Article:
Session 13 - Development is Required
Mutual guarantee is that network between us, which connects all of us throughout the world. It was discovered many years ago when the Club of Rome reported it in the 1960s. Scientists began to talk about it in the early 20th century, saying that we are all connected through something called "noosphere." Since then, there have been many research studies about it.
The mutual guarantee is that network that was discovered, which interconnects us all together, and doesn't allow us to escape. If we want to break away from it, we might induce the eruption of wars on a global scale, after which the suffering and troubles will still force us to forge mutual connections and to make mutual concessions, meaning the mutual guarantee and mutual love of one another.
It can also be said that people thought about this in the past, as well. Utopians wrote about these concepts 500 years ago, and one hundred years ago or so, communists also believed in this. While these realizations are all true, what it is that we need to understand is that never in history has mutual guarantee been as mandatory as it is today, because now we have evolved to a stage in our development that simply necessitates it.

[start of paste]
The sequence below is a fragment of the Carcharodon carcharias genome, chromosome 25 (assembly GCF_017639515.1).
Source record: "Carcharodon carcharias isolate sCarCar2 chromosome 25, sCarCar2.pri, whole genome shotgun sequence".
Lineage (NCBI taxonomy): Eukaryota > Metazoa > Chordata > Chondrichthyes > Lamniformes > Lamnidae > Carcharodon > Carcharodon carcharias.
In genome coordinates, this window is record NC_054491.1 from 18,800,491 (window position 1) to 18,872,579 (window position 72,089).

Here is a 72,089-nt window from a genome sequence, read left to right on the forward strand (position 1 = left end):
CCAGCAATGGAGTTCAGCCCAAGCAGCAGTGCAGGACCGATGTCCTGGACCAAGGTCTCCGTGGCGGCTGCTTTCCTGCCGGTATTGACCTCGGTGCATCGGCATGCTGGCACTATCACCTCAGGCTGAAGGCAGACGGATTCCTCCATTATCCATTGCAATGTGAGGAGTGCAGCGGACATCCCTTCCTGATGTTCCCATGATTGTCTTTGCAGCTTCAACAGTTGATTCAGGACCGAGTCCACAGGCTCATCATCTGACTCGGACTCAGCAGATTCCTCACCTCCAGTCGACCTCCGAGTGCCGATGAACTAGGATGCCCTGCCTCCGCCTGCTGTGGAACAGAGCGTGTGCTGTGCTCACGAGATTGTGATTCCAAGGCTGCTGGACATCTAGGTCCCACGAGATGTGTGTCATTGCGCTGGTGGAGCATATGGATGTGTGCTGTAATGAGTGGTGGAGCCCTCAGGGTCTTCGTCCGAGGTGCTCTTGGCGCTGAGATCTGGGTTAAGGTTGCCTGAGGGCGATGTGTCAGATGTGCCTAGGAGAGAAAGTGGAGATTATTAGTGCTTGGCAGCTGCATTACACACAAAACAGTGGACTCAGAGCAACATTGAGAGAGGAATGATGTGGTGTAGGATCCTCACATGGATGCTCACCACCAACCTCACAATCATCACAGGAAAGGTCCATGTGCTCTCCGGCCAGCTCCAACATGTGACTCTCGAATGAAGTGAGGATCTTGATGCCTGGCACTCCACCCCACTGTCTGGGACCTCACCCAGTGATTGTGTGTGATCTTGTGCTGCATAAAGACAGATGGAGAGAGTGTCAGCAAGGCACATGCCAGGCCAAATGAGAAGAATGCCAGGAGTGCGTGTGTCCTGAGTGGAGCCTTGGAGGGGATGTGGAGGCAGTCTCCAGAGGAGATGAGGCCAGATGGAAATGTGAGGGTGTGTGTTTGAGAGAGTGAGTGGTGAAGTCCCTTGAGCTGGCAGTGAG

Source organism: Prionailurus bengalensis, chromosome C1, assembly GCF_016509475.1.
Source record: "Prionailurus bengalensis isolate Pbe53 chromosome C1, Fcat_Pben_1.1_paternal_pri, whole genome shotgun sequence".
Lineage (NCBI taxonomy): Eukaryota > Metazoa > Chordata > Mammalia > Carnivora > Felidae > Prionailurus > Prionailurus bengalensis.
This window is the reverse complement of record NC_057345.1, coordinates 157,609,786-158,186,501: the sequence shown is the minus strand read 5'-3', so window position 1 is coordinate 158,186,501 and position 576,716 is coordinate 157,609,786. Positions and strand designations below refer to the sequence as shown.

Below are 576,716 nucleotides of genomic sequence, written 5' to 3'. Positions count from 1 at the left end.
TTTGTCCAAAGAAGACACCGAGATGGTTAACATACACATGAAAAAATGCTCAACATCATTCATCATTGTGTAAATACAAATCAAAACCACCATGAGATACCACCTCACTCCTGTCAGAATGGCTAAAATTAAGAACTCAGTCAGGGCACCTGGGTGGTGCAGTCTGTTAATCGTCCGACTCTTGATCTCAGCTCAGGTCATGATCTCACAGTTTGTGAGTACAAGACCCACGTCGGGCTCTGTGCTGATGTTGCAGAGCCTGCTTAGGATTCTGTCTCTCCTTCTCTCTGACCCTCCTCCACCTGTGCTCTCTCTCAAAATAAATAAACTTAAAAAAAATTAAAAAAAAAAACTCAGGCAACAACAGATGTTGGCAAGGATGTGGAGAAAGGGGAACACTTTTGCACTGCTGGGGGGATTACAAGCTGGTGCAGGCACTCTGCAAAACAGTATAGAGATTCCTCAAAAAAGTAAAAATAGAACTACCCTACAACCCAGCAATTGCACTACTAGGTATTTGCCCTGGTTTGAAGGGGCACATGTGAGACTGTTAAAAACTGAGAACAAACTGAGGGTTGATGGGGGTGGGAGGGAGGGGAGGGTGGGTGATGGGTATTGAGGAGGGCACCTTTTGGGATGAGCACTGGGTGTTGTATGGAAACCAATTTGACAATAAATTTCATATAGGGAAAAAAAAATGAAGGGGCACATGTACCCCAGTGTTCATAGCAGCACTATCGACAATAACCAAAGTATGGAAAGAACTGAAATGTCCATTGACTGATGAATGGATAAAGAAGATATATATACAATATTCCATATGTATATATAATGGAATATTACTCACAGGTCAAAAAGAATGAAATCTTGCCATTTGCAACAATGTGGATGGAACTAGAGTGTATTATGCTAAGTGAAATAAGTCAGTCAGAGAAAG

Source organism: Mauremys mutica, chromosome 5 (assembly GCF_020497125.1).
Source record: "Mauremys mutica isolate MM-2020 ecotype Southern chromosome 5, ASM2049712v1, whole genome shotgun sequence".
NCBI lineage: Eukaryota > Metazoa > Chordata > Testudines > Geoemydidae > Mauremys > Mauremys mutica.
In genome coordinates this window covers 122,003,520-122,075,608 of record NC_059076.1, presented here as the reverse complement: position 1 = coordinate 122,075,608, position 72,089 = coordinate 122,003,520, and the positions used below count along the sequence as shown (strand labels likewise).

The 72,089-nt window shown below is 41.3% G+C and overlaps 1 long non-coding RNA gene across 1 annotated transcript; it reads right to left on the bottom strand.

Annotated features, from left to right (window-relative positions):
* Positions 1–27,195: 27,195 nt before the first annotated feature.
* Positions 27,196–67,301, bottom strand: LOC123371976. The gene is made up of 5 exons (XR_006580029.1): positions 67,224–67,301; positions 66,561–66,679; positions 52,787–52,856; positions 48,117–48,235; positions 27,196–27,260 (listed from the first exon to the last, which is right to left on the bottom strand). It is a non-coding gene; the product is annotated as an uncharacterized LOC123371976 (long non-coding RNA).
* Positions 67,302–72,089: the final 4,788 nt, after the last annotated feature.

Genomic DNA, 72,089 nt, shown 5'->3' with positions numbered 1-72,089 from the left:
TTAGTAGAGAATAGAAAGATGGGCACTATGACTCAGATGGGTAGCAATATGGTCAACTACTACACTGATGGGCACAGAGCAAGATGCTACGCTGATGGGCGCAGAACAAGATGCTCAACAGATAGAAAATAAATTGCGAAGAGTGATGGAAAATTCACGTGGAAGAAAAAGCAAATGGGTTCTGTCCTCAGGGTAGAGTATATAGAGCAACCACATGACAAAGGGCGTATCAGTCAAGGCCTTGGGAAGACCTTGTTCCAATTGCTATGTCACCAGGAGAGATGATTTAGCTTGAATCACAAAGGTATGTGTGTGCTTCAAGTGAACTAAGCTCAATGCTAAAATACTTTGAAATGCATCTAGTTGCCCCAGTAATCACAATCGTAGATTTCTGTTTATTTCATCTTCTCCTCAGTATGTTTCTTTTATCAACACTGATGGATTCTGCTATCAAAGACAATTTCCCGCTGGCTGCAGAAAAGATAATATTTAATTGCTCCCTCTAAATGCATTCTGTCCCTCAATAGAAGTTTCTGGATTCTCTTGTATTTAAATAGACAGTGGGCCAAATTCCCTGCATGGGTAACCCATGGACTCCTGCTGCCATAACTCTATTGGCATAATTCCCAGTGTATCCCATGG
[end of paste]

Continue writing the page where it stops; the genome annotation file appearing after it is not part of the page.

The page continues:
Previously there were merely individuals who thought that mutual guarantee was necessary, and that humanity would eventually come to it, as well. As an example, Thomas Mann saw it 100 years ago, and at that time there were also other communists in Russia and in other countries who realized this too, but all in all, those who understood mutual guarantee were still quite few. The mass populations never sincerely went along with these ideologies. While these brilliant few utopian thinkers predicted the need of humanity to abide by the natural laws of mutual guarantee many years ahead of time, their ultimate mistake was in thinking that they could implement mutual guarantee in humanity immediately, before they were ready for it.
The reason we are beginning to talk about this topic at this point in human history is that today the crisis is multifaceted, and it points precisely to what we are all lacking—this lack of mutual guarantee between us. In other words, we are not talking about this because it just happened to have crossed our minds, and we suddenly think it would be nice to actualize it, but rather, it is because now Nature is compelling us to implement it, since we have arrived at precisely the appropriate evolutionary stage in our development. Thus now, the mutual guarantee is necessitated by nature, because of our natural evolutionary development.
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We have reached a stage in our natural development in which mutual guarantee is already required.
- The mutual guarantee is a network of interconnections that is impossible for us to escape.
- For the first time in human history, the interconnections required in the mutual guarantee between us are obligatory from the point of view of our development.